Disrupting Japan: The Japan Startup Factory

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Casey Wahl has been on the founding team of several Japanese startups in markets ranging from from retailing, to recruiting, to information sharing, to private social networks for pachinko parlors.

Add to that the fact that he’s just published a book on Japanese startup founders, and you won’t be surprised to find that this turns out to be a pretty interesting and wide-ranging discussion.

We talk a lot about both what is wrong with and what is getting better in the Japanese startup ecosystem and dive deep into the changing attitudes among both Japanese investors and entrepreneurs, and explore the desire to maintain corporate control in depth.

In Casey’s research, he discovered that many Japanese founders are still reluctant to give employees stock options, and many investors still seem to prefer to deal with a man who sees himself as President for Life. It seems this is not a generational thing, as a particular type of young entrepreneur seems to cling the tightest to these old ideas.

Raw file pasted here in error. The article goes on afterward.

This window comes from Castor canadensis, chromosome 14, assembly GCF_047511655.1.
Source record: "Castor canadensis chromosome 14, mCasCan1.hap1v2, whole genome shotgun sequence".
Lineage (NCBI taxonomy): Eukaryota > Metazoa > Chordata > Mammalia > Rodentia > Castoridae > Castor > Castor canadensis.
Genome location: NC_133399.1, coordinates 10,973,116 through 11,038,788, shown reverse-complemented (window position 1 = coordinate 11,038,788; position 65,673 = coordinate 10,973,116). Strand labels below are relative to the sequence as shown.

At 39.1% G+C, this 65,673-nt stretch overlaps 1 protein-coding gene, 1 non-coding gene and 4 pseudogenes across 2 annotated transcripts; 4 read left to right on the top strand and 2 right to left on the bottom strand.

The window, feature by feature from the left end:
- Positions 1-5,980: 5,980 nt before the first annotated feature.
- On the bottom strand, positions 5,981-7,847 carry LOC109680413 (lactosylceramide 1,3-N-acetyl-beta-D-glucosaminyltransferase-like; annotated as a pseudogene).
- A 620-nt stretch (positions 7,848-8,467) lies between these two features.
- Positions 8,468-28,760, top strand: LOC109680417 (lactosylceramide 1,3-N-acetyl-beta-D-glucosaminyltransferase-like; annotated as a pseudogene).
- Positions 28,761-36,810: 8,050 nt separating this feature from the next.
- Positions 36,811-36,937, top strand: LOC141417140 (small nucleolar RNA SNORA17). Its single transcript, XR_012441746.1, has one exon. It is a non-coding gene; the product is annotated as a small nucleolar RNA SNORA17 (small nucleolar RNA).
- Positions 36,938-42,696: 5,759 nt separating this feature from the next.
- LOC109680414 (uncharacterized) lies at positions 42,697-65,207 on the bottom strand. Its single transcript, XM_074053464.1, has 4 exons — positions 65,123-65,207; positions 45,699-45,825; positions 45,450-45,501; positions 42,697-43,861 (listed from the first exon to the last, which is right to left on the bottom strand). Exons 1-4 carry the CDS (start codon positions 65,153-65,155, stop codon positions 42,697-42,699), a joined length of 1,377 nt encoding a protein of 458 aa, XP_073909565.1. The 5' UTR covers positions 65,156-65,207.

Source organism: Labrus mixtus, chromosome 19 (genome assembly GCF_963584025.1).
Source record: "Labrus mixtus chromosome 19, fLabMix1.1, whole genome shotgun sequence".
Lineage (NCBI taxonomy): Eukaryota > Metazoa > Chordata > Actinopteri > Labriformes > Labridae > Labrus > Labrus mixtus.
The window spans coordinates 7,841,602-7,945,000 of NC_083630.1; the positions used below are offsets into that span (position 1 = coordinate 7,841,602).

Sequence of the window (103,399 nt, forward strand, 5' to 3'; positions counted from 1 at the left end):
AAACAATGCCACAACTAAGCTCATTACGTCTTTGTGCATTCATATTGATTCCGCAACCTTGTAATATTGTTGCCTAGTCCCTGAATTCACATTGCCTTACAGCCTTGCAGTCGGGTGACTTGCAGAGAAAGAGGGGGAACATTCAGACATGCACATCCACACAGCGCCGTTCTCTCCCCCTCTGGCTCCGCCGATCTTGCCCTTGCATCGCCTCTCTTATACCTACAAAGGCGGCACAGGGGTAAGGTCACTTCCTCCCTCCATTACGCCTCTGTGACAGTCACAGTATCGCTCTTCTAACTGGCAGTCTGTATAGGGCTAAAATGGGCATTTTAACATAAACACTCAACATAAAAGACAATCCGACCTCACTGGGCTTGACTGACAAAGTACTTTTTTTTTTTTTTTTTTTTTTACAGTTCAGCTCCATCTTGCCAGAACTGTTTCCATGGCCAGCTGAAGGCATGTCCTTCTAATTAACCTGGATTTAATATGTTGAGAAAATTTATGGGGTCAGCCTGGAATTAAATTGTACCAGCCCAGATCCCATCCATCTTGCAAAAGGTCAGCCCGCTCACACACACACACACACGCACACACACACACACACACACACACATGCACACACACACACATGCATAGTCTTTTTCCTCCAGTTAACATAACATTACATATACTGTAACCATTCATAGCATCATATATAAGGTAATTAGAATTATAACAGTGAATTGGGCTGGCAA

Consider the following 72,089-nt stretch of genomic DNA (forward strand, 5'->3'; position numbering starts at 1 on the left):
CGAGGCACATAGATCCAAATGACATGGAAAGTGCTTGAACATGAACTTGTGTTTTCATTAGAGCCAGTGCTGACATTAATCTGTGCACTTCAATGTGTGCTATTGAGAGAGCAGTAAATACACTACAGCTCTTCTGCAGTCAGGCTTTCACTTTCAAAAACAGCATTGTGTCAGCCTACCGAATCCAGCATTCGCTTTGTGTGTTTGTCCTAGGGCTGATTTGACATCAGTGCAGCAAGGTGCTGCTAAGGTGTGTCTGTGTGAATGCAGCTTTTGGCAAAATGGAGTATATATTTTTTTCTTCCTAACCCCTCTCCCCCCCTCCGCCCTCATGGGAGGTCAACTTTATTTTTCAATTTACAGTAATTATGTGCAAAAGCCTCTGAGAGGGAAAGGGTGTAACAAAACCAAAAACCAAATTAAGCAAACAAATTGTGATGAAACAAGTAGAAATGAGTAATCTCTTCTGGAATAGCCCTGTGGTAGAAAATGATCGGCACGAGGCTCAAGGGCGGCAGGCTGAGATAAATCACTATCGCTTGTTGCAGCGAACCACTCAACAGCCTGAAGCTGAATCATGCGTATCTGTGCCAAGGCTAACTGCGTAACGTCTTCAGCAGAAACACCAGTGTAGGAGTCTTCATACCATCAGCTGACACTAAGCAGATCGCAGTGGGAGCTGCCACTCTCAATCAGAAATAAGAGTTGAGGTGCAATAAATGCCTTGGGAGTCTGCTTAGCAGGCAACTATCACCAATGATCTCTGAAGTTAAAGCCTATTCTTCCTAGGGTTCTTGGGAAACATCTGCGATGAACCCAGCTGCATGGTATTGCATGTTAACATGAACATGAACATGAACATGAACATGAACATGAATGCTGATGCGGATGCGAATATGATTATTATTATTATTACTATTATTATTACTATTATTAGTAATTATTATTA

Of course this is changing as more companies are founded by teams, but is it changing fast enough?

Give it a listen and let us know what you think.

For more podcasts about the startup scene in Japan, check out Disrupting Japan.

Topics:  

Inside stories from Japan's startups.
  • JQ says:

    Interesting podcast and how the culture in Japan does not embrace failure. Failure is part of growth? I can understand the concerns surrounding diluting a company’s equity through the granting of employee stock options. On the other hand you need to incentivise people to get the best out of them. Phantom stock options are an alternative and are becoming increasingly popular to reward staff based on company performance.

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